The Countryman's Weekly


February 20
08:06 2019

Whetting the wigeon senses

By Alan Jarrett.

THE wind roared at my back as I lounged against the five-foot high salting edge. The dog sat below the ridge and was also completely hidden. It had not developed into a classic morning flight but it was better than I had been expecting after a slow birdless start with nothing moving at first light.

It was comfortable there, resting my arms and gun across the top of the salting. From that position it was possible to observe anything which might be going on in front of me and to watch the occasional pack of wigeon tearing out to sea.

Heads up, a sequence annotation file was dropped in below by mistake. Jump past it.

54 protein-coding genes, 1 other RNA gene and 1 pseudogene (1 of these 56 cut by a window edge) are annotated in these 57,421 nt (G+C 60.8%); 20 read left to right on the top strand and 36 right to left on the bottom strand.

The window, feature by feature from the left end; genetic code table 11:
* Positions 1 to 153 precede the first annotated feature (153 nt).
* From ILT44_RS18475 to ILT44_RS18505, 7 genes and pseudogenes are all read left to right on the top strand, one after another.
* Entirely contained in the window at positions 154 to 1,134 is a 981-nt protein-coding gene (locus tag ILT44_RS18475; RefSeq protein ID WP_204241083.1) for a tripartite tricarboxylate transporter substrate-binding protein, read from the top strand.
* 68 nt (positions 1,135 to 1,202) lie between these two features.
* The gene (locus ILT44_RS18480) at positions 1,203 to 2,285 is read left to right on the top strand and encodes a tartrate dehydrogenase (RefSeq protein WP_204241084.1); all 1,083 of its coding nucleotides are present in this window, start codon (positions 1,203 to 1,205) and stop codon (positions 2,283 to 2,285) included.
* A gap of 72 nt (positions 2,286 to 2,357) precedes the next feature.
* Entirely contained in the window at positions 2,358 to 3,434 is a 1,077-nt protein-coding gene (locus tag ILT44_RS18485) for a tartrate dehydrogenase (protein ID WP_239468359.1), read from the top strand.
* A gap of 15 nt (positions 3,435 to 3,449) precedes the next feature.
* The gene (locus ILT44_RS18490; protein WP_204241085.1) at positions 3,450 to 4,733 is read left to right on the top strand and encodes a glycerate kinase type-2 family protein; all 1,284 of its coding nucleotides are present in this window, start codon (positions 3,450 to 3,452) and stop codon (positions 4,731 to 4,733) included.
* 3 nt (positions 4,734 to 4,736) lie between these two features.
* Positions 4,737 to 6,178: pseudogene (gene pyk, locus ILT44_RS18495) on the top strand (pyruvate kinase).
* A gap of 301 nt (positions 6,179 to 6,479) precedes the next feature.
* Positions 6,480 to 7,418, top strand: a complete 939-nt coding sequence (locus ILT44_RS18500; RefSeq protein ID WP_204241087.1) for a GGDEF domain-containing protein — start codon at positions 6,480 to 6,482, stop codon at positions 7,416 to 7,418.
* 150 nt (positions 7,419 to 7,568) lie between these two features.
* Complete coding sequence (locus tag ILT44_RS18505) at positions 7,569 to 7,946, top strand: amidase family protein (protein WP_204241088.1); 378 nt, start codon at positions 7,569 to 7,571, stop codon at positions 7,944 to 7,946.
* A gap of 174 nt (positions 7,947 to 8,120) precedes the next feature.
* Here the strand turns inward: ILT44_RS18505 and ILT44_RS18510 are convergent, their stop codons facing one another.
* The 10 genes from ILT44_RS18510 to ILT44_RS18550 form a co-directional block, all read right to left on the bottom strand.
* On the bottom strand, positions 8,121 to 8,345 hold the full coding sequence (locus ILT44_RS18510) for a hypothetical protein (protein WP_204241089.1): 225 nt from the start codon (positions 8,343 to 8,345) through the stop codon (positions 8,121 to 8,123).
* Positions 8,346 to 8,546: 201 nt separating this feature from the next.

It often amazes me how wildfowl can move at speed against the wind. Wigeon are superbly developed for long flights in poor weather conditions with their streamlined shape seeming to spear through the air in spite of the conditions.

The flight of a dozen or more birds is an exhilarating sight as they dive headlong towards their roost out on mudflat or sea with a certain wildness about them perhaps unmatched by any other wildfowl. A superb sporting bird.



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